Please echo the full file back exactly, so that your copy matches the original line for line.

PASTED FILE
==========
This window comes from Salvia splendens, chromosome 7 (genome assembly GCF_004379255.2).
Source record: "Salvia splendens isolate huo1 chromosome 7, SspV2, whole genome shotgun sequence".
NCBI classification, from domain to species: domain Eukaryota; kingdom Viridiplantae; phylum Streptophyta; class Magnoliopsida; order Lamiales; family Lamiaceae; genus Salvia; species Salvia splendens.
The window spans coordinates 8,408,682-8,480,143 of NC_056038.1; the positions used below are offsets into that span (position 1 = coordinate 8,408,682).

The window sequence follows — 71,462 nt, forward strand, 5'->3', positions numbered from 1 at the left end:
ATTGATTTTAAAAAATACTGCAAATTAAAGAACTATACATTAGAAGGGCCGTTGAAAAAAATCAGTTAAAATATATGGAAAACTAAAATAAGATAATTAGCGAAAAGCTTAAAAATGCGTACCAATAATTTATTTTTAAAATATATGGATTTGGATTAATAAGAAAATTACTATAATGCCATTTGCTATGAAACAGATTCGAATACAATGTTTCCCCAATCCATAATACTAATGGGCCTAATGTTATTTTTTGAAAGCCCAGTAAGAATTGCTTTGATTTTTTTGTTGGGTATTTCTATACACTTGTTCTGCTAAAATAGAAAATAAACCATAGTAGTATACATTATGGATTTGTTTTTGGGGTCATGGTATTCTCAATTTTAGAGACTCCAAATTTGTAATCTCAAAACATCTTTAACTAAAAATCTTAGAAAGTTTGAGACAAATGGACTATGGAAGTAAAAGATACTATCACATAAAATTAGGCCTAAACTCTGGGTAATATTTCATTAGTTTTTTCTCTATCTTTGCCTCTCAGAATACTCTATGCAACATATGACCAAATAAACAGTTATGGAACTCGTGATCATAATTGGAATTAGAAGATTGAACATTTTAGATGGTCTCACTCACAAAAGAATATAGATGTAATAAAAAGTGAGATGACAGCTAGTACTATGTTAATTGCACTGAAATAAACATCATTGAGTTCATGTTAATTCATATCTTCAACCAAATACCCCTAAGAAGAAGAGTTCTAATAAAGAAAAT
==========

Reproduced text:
This window comes from Salvia splendens, chromosome 7 (genome assembly GCF_004379255.2).
Source record: "Salvia splendens isolate huo1 chromosome 7, SspV2, whole genome shotgun sequence".
NCBI classification, from domain to species: domain Eukaryota; kingdom Viridiplantae; phylum Streptophyta; class Magnoliopsida; order Lamiales; family Lamiaceae; genus Salvia; species Salvia splendens.
The window spans coordinates 8,408,682-8,480,143 of NC_056038.1; the positions used below are offsets into that span (position 1 = coordinate 8,408,682).

The window sequence follows — 71,462 nt, forward strand, 5'->3', positions numbered from 1 at the left end:
ATTGATTTTAAAAAATACTGCAAATTAAAGAACTATACATTAGAAGGGCCGTTGAAAAAAATCAGTTAAAATATATGGAAAACTAAAATAAGATAATTAGCGAAAAGCTTAAAAATGCGTACCAATAATTTATTTTTAAAATATATGGATTTGGATTAATAAGAAAATTACTATAATGCCATTTGCTATGAAACAGATTCGAATACAATGTTTCCCCAATCCATAATACTAATGGGCCTAATGTTATTTTTTGAAAGCCCAGTAAGAATTGCTTTGATTTTTTTGTTGGGTATTTCTATACACTTGTTCTGCTAAAATAGAAAATAAACCATAGTAGTATACATTATGGATTTGTTTTTGGGGTCATGGTATTCTCAATTTTAGAGACTCCAAATTTGTAATCTCAAAACATCTTTAACTAAAAATCTTAGAAAGTTTGAGACAAATGGACTATGGAAGTAAAAGATACTATCACATAAAATTAGGCCTAAACTCTGGGTAATATTTCATTAGTTTTTTCTCTATCTTTGCCTCTCAGAATACTCTATGCAACATATGACCAAATAAACAGTTATGGAACTCGTGATCATAATTGGAATTAGAAGATTGAACATTTTAGATGGTCTCACTCACAAAAGAATATAGATGTAATAAAAAGTGAGATGACAGCTAGTACTATGTTAATTGCACTGAAATAAACATCATTGAGTTCATGTTAATTCATATCTTCAACCAAATACCCCTAAGAAGAAGAGTTCTAATAAAGAAAAT